Freyja Bryony Appleyard-Keeling is a young artist born in the North of England, who so happens to be gifted with a brilliantly obnoxious name (if she does say so herself).
Within her art she explores ideas surrounding the study of the human in art. Having always been fascinated by the obscure stories which were passed down and the oral storytelling traditions. This childhood enriched with stories created an entrenched, internal landscape. Creating and exploring subjects such as memory and personal mythologies echoes this aspect of her thought process in this way her takes on a form of intrapersonal reflection. She attempts to show different perspectives within her work, as well as about her life. The intention is for the audience, whomever that may be to be able to see through her eyes and experience the nature of the world that surrounds her.
With her current work focused on the exploration of witchcraft and familial identity building upon themes approached across previous years; specifically, ideas surrounding inheritance of matriarchal knowledge and how this shapes identity. Her interest is in the rituals, philosophies, and memories connecting Mothers and their children. While previous work explored rituals and the construction of internal landscape within physical art-space, this year her work considers the familial connections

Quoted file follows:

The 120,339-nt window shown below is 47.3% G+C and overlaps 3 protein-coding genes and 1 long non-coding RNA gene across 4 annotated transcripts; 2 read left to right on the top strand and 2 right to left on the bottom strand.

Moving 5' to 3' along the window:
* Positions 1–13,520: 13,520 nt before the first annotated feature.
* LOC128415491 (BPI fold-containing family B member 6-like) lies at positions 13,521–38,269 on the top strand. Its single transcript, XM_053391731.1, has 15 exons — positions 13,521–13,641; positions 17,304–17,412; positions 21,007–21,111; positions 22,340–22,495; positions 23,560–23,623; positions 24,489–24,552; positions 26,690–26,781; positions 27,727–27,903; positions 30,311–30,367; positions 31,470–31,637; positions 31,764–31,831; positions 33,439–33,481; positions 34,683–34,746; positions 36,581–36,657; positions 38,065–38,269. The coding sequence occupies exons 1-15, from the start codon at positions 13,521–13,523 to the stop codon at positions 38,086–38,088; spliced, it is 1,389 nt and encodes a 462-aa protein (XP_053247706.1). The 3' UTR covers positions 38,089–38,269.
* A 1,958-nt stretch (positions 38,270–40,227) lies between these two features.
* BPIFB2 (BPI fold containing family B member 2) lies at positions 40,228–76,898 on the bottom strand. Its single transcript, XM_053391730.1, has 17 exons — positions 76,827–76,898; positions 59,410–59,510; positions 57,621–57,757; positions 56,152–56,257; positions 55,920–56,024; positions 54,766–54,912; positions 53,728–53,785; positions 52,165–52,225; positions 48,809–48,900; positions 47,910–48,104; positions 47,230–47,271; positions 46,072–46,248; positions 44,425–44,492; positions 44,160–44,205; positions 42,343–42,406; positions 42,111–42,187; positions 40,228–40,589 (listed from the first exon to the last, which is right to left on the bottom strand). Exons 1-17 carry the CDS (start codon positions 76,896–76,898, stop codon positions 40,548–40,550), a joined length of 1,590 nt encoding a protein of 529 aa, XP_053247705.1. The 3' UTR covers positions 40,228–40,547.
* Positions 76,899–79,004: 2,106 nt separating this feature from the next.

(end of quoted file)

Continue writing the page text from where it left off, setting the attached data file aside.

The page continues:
flowing down Matriarchal lines. Historical constructions of ‘witchery’ encapsulate the majority of contemporary individuals; particularly feminists. However, witchcraft is a personal connection – as she emerges from a line of such women. Therefore, this body of work foregrounds ‘The Witch’ by focussing on intimate portraiture of family members who embody the category of ‘Witch’.
Freyja greets the acquainted with subversion to the anticipated and comfortable, with the aim of inciting the viewer to question their own assumptions of the everyday; to alter personal associations. The aim is to disrupt and distort the viewer’s perception through the introduction of a dissimila reality. She amplifies the astonishment of the spectator by creating familiar compositions, or settings, that hold disconcerting aspects to generate disorientated engagement with the works. Her art features
constructed environments with items of the accustomed and obscure, for which her sitters select artefacts of personal significance. This involvement of unexpected objects is meant to incite curiosity within the audience and provoke further enquiry of the work itself. Through curating the environment, she incorporates her previous work around constructed spaces and internal landscapes, this creation of intricate works, through labour-intensive processes, is a ritualistic personal exorcism.